PDA

View Full Version : Biopellets w/o skimmer: Food for corals?


chimmike
01/14/2011, 11:45 AM
So my question is this:
Since biopellets grow bacteria on them to injest nitrates and phosphates and what not, and the skimmer is meant to skim most of these guys out of the water, per reading briefly on BRS' pellets, couldn't you run biopellets without a skimmer, just allowing extra food to be provided to corals and maybe the refugium/sand bed?

HighlandReefer
01/14/2011, 03:24 PM
Nate answers your question very well in the article noted below. Replacing vodka as a carbon source with biopellets makes little difference. ;)


Vodka Dosing...Distilled!
http://www.reefkeeping.com/issues/2008-08/nftt/index.php

From Nate's article:

Equipment - Skimmer, An Absolute Must!
--------------------------------------------------------------------------------

Well if it sounds so great, why can't I just start dumping vodka/organic carbon into my system? Before running to the liquor cabinet, the simple answer is overdosing can cause serious and detrimental effects to the reef system. To help circumvent this potential issue a dosing regimen along with some basic equipment is needed. The absolute must is the requirement for a powerful skimmer. People that have reported beneficial results using this method all have had strong skimmer and report a change in skimmate from a light brown to a strong odiferous black sludge. This makes a good skimmer a key requirement and important for two reasons:

Gas exchange. The increased bacterial biomass and growth will decrease your dissolved O2 levels in the water column. Too much vodka can result in a drastic decrease of O2 and can cause stress to your reef inhabitants, if not death.
Exporting bacteria/macromolecule mass. Vodka addition results in lower NO3 and PO4 levels. You will want to export the incorporated nitrogen and phosphates that you are cultivating by organic carbon dosing. Efficient skimming allows such removal.

Jorg Kokott, a key contributor to the original thread, recommended the use of ozone during the duration of vodka dosing to maintain high levels of dissolved O2 in the system. This decrease in dissolved O2 is indirectly observed in ORP meter readings after vodka addition. Though not an absolute requirement, as told from many RC participants, ozone may add an extra level of protection by increasing O2 levels during an overdose.

Gelbstoff, German for yellow matter, is reported to buildup in aquariums over time. Additions of vodka or other carbon sources have the potential to accelerate the yellowish water buildup from organics. To solve this problem, people have utilized ozonators to breakdown of the organic molecules responsible for resulting in yellowish water. Ozone is an attractive choice as it would not only breakdown the gelbstoff but will also add O2 to the water in case of an overdose. For people not interested in running ozone other solutions for this problem are the addition of granulated activated carbon or through regular water changes. Pictured above is miwoodar's tank. This aquarium successfully used vodka to lower nitrates and phosphates. His setup utilizes a skimmer but does not utilize ozone. After reduction, continued growth and coloration was observed amongst SPS and LPS corals.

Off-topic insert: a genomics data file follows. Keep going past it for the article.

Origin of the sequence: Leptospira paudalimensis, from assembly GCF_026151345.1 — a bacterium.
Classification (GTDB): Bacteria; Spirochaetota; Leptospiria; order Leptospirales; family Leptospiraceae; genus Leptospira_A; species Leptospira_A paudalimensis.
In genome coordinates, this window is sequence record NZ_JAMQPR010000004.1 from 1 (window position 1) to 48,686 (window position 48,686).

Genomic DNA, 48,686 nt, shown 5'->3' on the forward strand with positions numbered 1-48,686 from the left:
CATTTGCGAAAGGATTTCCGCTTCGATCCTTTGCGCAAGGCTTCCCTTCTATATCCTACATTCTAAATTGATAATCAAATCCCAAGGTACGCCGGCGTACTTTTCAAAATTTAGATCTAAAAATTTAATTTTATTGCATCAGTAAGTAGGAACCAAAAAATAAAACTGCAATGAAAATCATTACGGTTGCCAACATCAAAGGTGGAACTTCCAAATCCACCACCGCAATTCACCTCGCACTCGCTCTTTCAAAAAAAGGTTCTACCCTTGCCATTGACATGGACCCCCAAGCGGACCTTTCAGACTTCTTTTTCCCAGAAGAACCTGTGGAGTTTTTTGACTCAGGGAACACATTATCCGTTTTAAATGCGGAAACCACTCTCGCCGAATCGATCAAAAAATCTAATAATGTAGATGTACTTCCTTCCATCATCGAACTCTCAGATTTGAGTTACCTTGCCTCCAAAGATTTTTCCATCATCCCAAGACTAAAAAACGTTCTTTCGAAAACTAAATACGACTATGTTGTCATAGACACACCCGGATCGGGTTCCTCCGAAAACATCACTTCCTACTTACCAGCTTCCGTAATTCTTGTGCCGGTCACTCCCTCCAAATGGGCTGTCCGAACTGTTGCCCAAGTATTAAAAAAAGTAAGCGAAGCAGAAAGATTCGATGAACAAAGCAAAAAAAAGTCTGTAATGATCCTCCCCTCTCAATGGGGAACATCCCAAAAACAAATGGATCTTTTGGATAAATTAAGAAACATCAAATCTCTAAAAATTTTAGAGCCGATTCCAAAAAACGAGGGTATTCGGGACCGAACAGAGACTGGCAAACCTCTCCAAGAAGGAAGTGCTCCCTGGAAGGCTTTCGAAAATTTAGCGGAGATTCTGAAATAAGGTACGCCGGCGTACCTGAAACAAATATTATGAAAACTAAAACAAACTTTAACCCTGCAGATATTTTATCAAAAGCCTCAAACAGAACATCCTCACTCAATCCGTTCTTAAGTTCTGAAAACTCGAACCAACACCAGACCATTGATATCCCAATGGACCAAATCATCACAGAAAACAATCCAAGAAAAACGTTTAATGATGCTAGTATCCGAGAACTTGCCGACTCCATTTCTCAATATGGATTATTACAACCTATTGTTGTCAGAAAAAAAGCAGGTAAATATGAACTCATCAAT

chimmike
01/14/2011, 04:08 PM
ahh okay. It's more than twofold: skimming increases the o2 in the water which was utilized by the bacteria, and nutrient export of the major excess of bacteria biomass

bertoni
01/14/2011, 04:29 PM
Yes, the skimmer has a couple of very important functions. Carbon dosing might be okay without a skimmer, but the maximum safe dosage likely is considerably smaller in most systems.

DarkXerox
01/14/2011, 09:38 PM
Marko Haaga runs a system like this: http://www.sreef.fi/sReef/Blog/Blog.html

However keep in mind his husbandry is very very good.

chimmike
01/15/2011, 07:31 AM
Marko Haaga runs a system like this: http://www.sreef.fi/sReef/Blog/Blog.html

However keep in mind his husbandry is very very good.

I see he uses phosban and carbon reactors with biopellets and that's it.

Interesting. Seems he's very successful too.

GMGQ
04/01/2011, 02:41 PM
But that article talks about vodka dosing, which has the notorious disclaimer that you can easily overdose.

But the magic about biopellets is that you can NOT overdose. The bacteria just consumes the biopellets as needed.

Having said that, do corals need O2? I'm running a new separate frag tank and I'm considering putting a biopellet reactor in there. If O2 is required, could I just put an air pump in the sump?

Randy Holmes-Farley
04/01/2011, 03:01 PM
Yes, corals need O2. Maintaining O2 in a reef at night can be difficult, and a skimmer is a great way.

I think it is an open question what happens when you carbon dose in any fashion without a skimmer. It might be a fine plan, or not. :D

But the magic about biopellets is that you can NOT overdose. The bacteria just consumes the biopellets as needed.p

That's a hypothesized advantage that may not be actual if the pellets release any organic matter.

huskysglare1
04/01/2011, 06:57 PM
I would never recommend skimmerless. Look at TOTMs. What do they have in common? A kick *** skimmer!

tmz
04/01/2011, 08:25 PM
If you dose extra organics and don't export them ,ultimately they will build up. A skimmer helps export and gas exchange .Granulated activated carbon is likely even more efficient at exporting them.

I think claims that the pellets can't be overdosed are not borne out by experience since many using them report bacterial blooms in the tank. Seems to me the pellets in reactors likely do release organics into the water .